Softpanorama

May the source be with you, but remember the KISS principle ;-)
Contents Bulletin Scripting in shell and Perl Network troubleshooting History Humor

Malware Defense History

by Dr. Nikolai Bezroukov.

Copyright: Dr. Nikolai Bezroukov 1994-2013. Unpublished notes. Version 0.80.October, 2013

Contents : Foreword : Ch01 : Ch02 : Ch03  : Ch04 : Ch05 : Ch06 : Ch07 : Ch08 : Ch09 : Ch10 : Ch11 : Ch12 : Ch13


Chapter 9: Scareware -- fake antivirus programs, data recovery utilities and like

Data Recovery Trojan

News Strategies of Defending Windows against Viruses, Worms and other Malware Recommended Links Softpanorama Malware Defense Strategy Backup process Three phases of the image restore process Backup your infected partition from recovery CD or separate bootable USB drive
Create a Delta Tree of data that Restore the image from backup and merge your Delta Tree with it Conclusions Webliography Humor History Etc


Introduction

I saw this one first on Jul 28, 2012 but this Trojan in various forms is at least a year old. So there is some information about it on the Net and hopefully this page also can provide some useful info and links.

All-in-all this Trojan is a classic example of   Scareware  as Wikipedia  calls it.  More potent then fake antiviruses  like  XP Antivirus 2012, Antivirus system pro, Dr Guard,  Security Shield and so on.  Data Recovery Trojan tries to extort money from the victims by scaring them about loss of data on their hardrives which is probably more effective criminal tactic then pretending that computer is infected with multiple viruses. 

After infection Data Recovery configures itself to start automatically after computer is restarted. The program loads its fake scanner that imitates looking for hardware problems As this fake scan progresses, Data Recovery will present some problems supposedly detected on your system, for example:

Disk drive C:\ is unreadable.
System files are damaged. System is unstable.
32% of HDD space is unreadable
Bad sectors on hard drive or damaged file allocation table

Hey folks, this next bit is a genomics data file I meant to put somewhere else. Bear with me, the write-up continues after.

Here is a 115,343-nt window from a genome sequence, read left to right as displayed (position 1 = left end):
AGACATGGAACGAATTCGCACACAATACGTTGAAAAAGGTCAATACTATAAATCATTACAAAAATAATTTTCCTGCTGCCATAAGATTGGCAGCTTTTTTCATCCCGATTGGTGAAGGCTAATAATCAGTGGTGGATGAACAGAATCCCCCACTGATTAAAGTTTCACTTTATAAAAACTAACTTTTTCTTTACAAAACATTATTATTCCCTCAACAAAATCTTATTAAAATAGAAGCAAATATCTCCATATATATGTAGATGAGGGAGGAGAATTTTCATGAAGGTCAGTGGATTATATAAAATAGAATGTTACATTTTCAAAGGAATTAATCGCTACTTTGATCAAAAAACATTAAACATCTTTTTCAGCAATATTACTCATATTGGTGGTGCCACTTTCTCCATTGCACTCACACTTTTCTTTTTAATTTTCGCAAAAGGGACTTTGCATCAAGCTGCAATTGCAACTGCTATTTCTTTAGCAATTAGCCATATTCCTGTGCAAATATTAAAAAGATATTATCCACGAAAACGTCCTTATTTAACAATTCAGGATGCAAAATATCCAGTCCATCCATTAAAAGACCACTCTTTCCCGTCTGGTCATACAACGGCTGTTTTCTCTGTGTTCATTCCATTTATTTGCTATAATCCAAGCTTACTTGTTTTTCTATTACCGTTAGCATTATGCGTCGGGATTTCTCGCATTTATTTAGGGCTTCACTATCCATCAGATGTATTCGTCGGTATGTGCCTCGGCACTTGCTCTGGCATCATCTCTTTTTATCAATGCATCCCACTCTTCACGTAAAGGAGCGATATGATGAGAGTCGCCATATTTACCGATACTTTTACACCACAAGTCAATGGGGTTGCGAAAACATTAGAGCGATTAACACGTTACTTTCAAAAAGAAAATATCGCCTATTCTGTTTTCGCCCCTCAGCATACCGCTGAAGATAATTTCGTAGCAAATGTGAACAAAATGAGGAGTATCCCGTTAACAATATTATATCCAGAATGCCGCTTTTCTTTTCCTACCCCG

Drive C initializing error
Hard drive doesn’t respond to system commands
Data Safety Problem. System integrity is at risk.
Critical Error

The program also regularly generates a series of pop ups warning that your system has some hard disk drive errors. For example:

Windows detected a hard disk problem
A potential disk failure may cause a loss of files, applications and documents stored on the hard disk. Please try not to use this computer until the hard disk is fixed or replaced.

Icons on you desktop disappear and start menu and toolbar became almost empty as it put hidden attribute on most entries (I think this is the real nature of the scan ;-).

You are asked to purchase a license and then register your copy of Data Recovery to recover the data from your "failed" hard drive".

For a good description see How to Remove Data Recovery.

Dual infection mode

This is a pretty sophisticated beast that uses "dual infection mode". After a PC is infected with it "also drops a "companion" rootkit Win32:Sirefef to prevent disinfection.  I also report when it is  bundled with TDSS trojan-rootkit (How to remove Windows XP Recovery virus My Anti Spyware).

This malware doesn’t remove any files although destroys some bookmarks. It also hides "hide" the Start menu, your favorites and Quick Launch toolbar by putting "hidden attribute on most files (Web browsers are spared as it needs your payment ;-). 

It’s not going to “recover” anything if you pay for it. 

Amazingly effective in money extortion. Use hidden attribute to hide icons from the desktop and programs from the Start menu making non-sophisticated users completely helpless and they pay.

It drops several files to C:\Documents and Settings\All Users\Application Data (location is different on Windows 7 32 bit ) on Windows XP. Names are random, for example: